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Is Apple Inc. (AAPL) a Buy After Earnings?

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When Apple Inc. (NASDAQ:AAPL) reported its fiscal third-quarter earnings, many investors likely held their breath. It seems like an eternity since the market reacted to quarterly earnings from the house that Jobs built with any sort of excitement.

In a development that probably surprised many, Apple Inc. (NASDAQ:AAPL) actually handed in less-than-horrible earnings. Apple shares got a boost after the report, which likely has many asking: is now finally the time to buy?

Tough times for technology stocks

All told, Apple Inc. (NASDAQ:AAPL)’s quarter was actually pretty good, and for that, shell-shocked investors can finally breathe a little easier. It’s been more than difficult enduring Apple’s non-stop slide from $700 per share to $400 per share over the past year.

Thankfully, despite the total sense of despair rained down from analysts and the financial media, Apple still in fact makes money.

Apple Inc. (AAPL) to be Added to Several WisdomTree ETFsApple Inc. (NASDAQ:AAPL) actually managed to eke out a tiny increase in revenue–$35.3 billion in the third quarter versus $35 in the same quarter one year ago. It’s barely growth at all, but judging by the massive sell-off over the past year, you’d have thought this company was on the verge of going out of business.

Earnings were weak, which was no surprise. Diluted EPS clocked in at $7.47, well below last year’s $9.32 per share. Still, Apple’s quarterly profit beat estimates, which were for $7.29 per share.

It’s a slow, muddle-through period for many large-cap technology stocks, which most investors are probably aware of by now. Analysts have ratcheted down their earnings expectations for many large-cap tech stocks, including Apple Inc. (NASDAQ:AAPL) but also Microsoft Corporation (NASDAQ:MSFT) and Intel Corporation (NASDAQ:INTC).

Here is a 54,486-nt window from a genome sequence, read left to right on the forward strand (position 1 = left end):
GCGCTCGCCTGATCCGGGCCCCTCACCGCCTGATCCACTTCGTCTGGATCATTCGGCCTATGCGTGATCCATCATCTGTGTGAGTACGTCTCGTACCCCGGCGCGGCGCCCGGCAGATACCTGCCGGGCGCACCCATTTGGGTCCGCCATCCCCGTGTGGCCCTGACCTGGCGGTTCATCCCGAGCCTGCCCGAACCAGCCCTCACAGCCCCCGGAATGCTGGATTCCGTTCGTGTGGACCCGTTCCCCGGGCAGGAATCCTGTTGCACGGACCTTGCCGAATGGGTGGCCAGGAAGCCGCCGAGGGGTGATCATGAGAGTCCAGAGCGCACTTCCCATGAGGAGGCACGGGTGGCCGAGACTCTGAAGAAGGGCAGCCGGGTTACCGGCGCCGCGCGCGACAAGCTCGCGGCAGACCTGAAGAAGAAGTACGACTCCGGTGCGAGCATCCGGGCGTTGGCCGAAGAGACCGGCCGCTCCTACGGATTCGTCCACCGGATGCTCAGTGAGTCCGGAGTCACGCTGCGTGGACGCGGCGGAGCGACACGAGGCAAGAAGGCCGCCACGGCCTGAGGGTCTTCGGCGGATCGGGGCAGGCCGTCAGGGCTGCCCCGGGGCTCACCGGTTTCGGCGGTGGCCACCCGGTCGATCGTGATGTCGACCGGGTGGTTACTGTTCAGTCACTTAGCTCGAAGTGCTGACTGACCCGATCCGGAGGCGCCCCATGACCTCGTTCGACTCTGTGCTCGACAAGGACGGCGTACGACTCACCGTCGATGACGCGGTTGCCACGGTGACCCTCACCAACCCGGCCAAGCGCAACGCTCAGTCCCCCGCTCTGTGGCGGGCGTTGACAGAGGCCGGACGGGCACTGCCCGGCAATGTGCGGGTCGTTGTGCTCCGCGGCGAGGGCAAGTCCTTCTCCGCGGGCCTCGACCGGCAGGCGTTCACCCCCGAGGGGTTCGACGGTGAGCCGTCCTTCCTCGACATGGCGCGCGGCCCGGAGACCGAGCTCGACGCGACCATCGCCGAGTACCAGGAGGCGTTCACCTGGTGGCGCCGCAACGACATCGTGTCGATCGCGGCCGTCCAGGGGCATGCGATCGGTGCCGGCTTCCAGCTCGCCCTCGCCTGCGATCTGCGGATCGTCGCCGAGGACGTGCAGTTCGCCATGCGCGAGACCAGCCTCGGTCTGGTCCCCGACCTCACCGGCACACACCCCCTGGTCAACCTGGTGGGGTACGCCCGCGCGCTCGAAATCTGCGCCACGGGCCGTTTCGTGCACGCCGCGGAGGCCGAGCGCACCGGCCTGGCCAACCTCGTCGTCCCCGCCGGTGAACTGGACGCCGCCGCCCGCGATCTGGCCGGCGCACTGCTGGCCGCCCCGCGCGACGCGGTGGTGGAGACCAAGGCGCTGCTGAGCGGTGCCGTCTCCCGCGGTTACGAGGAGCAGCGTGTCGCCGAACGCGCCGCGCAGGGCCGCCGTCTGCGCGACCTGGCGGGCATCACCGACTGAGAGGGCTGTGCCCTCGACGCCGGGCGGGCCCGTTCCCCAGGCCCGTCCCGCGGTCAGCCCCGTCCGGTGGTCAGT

Shares of Microsoft Corporation (NASDAQ:MSFT) rose 35% prior to releasing its quarterly earnings on July 18, making it one of the best Dow Jones Industrial Average performers since the start of the year.

At the same time, there’s no escaping the fact that Microsoft Corporation (NASDAQ:MSFT)’s recent quarterly results were ugly, and it’s not surprising that the stock has lost $5 per share in the few days since. Both quarterly and annual results missed expectations.

In all, the company racked up $73 billion in revenue and $2.62 in per-share earnings. EPS missed analyst expectations by $0.13, and revenue came up $5 billion short.

Much of the disappointment was due to the failure of the company’s Surface tablet. The software king took a $900 million charge in the quarter because of ‘Surface adjustments,’ presumably an effort to tell shareholders the company’s tablet simply isn’t selling.

Intel Corporation (NASDAQ:INTC) disappointed its own investors when it released its own quarterly earnings report. Revenue and diluted earnings per share fell 3% and 25%, respectively. Revenue is still struggling due to softening PC sales worldwide, and higher R&D expenses due to the company’s feverish push into mobile devices is dragging down profits. It remains to be seen whether or not Intel’s long-desired penetration into mobile will pan out.

Clearly, the market wants to see meaningful progress on the mobile front before it awards Intel Corporation (NASDAQ:INTC) a multiple on par with the S&P 500.

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